Several theories on the development of matrilocal residence are tested. The main argument put forth predicts that matrilocal residence will develop in response to a need to break up fraternal interest groups that encourage internal war and instead encourage a pattern of external war that is more beneficial in populated regions with additional group migration.

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  7. The transmission of democracy: from the village to the nation-stateGiuliano, Paola - The American Economic Review, 2013 - 3 Hypotheses

    This paper adds to a body of research which analyzes the persistence of institutional features in societies over time by testing for association between local democracy (succession by consensus among preindustrial groups) and various measures of democracy in contemporary societies. The researchers conclude that beliefs and values which perceive democracy as a viable political structure may be an important mediating mechanism in producing and maintaining democratic instututions over time.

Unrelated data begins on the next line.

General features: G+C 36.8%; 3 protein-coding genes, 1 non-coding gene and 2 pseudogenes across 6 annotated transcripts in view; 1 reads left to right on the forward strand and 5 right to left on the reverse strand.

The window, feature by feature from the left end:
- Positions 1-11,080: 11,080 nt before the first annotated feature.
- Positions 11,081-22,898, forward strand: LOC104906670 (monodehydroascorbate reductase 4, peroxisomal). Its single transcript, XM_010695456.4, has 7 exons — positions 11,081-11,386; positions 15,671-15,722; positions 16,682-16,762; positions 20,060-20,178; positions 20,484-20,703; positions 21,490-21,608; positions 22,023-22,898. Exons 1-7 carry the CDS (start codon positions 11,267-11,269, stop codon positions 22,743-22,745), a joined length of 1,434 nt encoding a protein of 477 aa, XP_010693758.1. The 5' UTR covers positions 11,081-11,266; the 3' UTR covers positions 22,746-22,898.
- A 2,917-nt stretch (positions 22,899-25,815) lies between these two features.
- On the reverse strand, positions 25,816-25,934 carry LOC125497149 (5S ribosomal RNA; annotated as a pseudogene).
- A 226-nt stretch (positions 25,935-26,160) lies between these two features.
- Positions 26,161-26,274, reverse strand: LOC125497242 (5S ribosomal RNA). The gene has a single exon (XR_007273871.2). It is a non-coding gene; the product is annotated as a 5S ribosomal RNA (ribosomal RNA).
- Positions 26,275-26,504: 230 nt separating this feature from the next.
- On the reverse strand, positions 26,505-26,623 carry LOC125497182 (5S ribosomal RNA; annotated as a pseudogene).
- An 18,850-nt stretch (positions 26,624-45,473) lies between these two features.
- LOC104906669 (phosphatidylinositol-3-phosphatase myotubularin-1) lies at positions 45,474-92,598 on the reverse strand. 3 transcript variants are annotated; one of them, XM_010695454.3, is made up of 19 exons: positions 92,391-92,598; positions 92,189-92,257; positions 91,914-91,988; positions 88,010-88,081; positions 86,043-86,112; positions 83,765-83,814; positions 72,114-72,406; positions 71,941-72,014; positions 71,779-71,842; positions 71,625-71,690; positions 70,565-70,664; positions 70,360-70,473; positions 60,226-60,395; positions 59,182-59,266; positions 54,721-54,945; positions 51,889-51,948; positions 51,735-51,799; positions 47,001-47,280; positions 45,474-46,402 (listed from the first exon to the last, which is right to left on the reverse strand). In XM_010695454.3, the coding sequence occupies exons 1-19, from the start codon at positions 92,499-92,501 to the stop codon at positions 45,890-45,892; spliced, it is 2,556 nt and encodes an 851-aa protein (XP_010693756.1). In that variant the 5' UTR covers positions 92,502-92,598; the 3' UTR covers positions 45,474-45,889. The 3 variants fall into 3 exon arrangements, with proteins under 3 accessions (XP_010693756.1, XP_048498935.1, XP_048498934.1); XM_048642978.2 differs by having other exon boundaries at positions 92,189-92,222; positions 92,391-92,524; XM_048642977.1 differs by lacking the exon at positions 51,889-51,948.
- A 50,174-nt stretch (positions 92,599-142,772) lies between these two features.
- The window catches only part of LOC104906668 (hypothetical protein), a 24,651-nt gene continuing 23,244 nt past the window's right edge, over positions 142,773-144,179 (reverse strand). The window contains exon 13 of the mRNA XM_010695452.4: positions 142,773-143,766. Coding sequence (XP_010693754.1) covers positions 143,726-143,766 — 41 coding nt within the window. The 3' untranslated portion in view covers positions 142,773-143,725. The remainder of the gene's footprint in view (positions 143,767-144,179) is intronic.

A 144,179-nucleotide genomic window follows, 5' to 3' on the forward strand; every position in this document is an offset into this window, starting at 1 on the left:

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  8. Rethinking polygyny: co-wives, codes, and cultural systemsWhite, Douglas R. - Current Anthropology, 1988 - 2 Hypotheses

    This article "focuses on internal relationships in the organization of polygynous systems." The author presents new codes for polygyny and tests hypotheses regarding "complexes" of polygynous variables: wealth-increasing polygyny and sororal polygyny. It is asserted that polygyny is produced by a variety of factors and circumstances, and that regional historical, demographic, and ecological forces require attention in order to understand its acceptance and practice.

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  9. The Origins and Maintenance of Female Genital Modification across AfricaRoss, Cody T. - Human Nature, 2016 - 1 Hypotheses